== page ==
Rawdon is slow – ‘Hurray?’ – Becky racing and fizzing with plans, never boring for the reader. She is ‘better than any play he ever saw, by Jove’, said Rawdon earlier, and ‘he believed in his wife as much as the French soldiers believed in Napoleon’ (p. 435) – a note of admiration mixed with the hint that his belief, like the French soldiers’, will turn out to be misplaced. As far as her enemy Dobbin is concerned, she ‘writhes and twists about like a snake’ (p. 352). Sometimes even she is taken in by her own performance, believing, as she goes to court in Steyne’s family carriage, that she is indeed a ‘fine lady’ and forgetting ‘that there was no money in the chest at home – duns round the gate, tradesmen to coax and wheedle’ (p. 600). The narrator informs us, deadpan, as she begins to overreach herself, that it was not her habit ‘to tell falsehoods, except when necessity compelled, but in these great emergencies it was her practice to lie very freely’ (p. 664). I think you can almost compare Becky with Shakespeare’s Cleopatra (more aptly than ‘Cleopatra’ Skewton at least!) in her infinite variety and the conflicting things characters have to say about her – ‘she writhes and twists about’ like the Serpent of Old Nile. Thackeray provides an entertaining range of drawings of her, not as Cleopatra but, in the last hundred or so pages alone, as Circe, Napoleon, Mistress Quickly or Doll Tearsheet with a fat Falstaff/Jos, a masked gamblernchanting Georgy, and Clytemnestra (pp. 797, 812, 830, 843, 875).

Thackeray’s view of society is certainly uncomplimentary, whether you see it as cynical, realistic, satirical or partly in line with the religious and moralising tradition of seeing the vanity ofearthly things. (The title alludes to Vanity Fair in Bunyan’s Pilgrim’s Progress.) The very end of the novel mixes these elements. Having encountered Becky at the charity fair, Dobbin sweeps up his daughter Janey, of whom he is fonder than of anything in the world—fonder even than of his History of the Punjaub.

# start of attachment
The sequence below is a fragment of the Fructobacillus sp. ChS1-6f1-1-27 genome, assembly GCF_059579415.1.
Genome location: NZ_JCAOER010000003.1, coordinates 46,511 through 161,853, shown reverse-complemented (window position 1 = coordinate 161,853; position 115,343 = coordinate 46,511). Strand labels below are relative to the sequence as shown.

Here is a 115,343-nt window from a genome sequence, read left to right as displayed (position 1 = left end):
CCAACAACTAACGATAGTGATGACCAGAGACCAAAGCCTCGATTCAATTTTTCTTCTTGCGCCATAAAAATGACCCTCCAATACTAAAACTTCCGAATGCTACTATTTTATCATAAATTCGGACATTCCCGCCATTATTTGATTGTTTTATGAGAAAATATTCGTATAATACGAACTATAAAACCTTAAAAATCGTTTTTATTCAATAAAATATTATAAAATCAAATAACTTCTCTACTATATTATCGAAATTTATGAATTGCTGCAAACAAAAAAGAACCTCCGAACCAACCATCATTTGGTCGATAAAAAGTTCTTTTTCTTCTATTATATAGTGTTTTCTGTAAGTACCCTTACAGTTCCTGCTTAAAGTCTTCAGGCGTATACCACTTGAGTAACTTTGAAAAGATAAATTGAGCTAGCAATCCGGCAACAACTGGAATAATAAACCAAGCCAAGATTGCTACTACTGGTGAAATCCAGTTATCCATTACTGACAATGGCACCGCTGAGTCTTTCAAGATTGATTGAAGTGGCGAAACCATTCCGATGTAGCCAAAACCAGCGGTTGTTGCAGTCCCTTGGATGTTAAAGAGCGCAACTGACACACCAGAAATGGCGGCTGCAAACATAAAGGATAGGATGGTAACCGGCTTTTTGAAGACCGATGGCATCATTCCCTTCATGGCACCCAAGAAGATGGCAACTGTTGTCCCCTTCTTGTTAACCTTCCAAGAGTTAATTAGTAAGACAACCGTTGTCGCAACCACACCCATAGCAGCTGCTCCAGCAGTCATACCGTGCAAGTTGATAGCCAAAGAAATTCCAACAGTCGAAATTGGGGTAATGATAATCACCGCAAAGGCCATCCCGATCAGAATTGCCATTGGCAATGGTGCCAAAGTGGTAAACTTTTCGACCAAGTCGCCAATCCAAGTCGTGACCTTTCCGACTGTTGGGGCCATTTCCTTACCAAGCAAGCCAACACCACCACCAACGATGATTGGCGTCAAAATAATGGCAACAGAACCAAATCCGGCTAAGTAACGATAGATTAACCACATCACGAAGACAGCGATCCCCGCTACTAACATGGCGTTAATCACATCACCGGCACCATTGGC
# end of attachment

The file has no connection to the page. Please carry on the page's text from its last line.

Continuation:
‘Fonder than he is of me,’ Emmy [Amelia] thinks with a sigh. But he never said a word to Amelia that was not kind and gentle, or thought of a want of hers that he did not try to gratify.

Ah! Vanitas Vanitatum! which of us is happy in this world? Which of us has his desire? or, having it, is satisfied? – come, children, let us shut up the box and the puppets, for our play is played out.

Perhaps the last remarks are cynical but the conclusion as a whole seems to be more balanced, realistic. The long-awaited marriage is not perfect, but ‘Which of us has his desire?’ It could be much worse. (As John Carey says, ‘Mrs Dobbin does not flee to France with a pistol … like Mrs. Dombey’ – in fact she just picks up a knife, but I see his point.) The complexity of family relationships, there through much of the novel, is given its due; does loving a daughter so well mean loving a wife less? Amelia’s own obsessive devotion to the two Georges long prevented her loving, or acknowledging her love for, Dobbin. There is also perhaps a sense of the unfinished, the provisional, as Amelia in effect breaks into the narrator’s reflections with ‘Fonder than he is of me’. Even as we are about to leave her and put away the puppets, she shows herself, and Dobbin, as endearingly human, perhaps now almost as interesting as Becky.

Some comparisons with Dombey and Son

These two huge, rich works share a concern with love and marriage, women, the unsuccessful private life of successful businessmen, how people cope with poverty, the way children are treated, Regency society and survivors from it, loyalty and the lack of it, deception and self-deception.